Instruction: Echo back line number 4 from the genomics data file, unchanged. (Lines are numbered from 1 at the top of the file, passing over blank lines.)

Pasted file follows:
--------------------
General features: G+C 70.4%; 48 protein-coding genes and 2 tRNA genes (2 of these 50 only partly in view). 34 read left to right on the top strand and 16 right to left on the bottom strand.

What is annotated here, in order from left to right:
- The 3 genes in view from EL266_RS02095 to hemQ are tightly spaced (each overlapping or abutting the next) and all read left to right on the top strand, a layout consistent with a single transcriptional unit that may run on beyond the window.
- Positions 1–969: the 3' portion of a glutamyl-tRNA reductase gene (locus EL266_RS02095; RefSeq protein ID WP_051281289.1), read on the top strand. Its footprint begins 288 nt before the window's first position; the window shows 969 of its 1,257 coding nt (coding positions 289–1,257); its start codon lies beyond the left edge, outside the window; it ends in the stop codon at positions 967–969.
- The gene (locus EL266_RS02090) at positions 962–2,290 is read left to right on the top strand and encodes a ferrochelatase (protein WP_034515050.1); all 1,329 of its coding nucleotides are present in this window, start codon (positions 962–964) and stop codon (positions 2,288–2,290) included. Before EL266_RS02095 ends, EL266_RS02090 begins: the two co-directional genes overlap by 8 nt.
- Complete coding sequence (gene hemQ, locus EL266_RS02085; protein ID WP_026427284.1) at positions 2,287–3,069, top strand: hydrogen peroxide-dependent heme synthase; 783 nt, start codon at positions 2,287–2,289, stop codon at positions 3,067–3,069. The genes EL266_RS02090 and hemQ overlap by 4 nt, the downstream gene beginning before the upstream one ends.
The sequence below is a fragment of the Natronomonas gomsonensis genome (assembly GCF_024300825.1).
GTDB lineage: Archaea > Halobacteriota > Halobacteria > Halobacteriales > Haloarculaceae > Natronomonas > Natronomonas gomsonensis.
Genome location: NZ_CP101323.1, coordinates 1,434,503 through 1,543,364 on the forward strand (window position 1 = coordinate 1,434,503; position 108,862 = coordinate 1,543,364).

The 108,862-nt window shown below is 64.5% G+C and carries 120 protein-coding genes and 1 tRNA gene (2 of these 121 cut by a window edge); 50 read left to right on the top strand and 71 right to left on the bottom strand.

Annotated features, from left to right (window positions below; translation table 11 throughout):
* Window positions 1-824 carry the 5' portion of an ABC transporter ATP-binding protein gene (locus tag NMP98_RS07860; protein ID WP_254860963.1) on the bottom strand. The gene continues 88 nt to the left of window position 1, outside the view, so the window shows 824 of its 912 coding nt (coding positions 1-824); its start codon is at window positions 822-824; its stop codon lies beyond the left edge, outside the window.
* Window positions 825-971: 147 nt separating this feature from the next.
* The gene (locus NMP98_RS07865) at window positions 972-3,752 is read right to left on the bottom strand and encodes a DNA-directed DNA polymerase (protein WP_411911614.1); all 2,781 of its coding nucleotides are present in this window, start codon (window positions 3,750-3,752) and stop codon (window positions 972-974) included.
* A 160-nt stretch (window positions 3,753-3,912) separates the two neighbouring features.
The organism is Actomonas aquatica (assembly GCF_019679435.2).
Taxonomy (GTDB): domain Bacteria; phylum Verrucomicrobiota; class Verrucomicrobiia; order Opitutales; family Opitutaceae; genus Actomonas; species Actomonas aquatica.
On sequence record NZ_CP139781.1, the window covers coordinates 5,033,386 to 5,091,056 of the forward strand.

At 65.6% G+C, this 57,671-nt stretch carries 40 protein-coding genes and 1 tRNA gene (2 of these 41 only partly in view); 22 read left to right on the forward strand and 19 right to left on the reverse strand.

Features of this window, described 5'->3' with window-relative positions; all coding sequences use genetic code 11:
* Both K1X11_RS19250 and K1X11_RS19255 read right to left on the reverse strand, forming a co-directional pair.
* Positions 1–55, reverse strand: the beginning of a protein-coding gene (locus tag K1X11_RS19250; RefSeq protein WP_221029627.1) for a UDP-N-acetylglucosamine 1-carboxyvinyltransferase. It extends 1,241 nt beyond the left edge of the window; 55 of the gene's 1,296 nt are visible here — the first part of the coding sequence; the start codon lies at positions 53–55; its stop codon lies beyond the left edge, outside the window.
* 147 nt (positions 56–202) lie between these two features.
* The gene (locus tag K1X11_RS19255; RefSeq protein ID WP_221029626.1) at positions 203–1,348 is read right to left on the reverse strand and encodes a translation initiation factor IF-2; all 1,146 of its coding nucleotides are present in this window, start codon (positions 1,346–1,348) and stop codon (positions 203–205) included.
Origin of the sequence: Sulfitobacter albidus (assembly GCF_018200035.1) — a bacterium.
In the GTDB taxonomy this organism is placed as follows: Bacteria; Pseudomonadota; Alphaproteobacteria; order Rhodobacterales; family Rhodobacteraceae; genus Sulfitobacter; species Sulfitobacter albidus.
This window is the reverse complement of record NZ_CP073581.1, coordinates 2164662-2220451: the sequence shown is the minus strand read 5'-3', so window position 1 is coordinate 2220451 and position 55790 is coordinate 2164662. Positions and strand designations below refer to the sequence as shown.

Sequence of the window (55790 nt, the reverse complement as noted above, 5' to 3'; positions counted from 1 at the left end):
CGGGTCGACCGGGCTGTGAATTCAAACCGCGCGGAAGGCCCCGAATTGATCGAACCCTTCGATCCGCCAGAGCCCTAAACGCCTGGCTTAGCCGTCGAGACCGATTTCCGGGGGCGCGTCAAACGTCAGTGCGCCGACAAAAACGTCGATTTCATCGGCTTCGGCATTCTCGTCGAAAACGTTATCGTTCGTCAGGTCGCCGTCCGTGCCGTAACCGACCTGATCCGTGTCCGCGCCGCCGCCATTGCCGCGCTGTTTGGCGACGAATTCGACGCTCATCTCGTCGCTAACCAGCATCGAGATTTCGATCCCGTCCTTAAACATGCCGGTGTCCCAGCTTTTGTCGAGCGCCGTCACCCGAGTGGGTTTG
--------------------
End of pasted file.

- Positions 1–969: the 3' portion of a glutamyl-tRNA reductase gene (locus EL266_RS02095; RefSeq protein ID WP_051281289.1), read on the top strand. Its footprint begins 288 nt before the window's first position; the window shows 969 of its 1,257 coding nt (coding positions 289–1,257); its start codon lies beyond the left edge, outside the window; it ends in the stop codon at positions 967–969.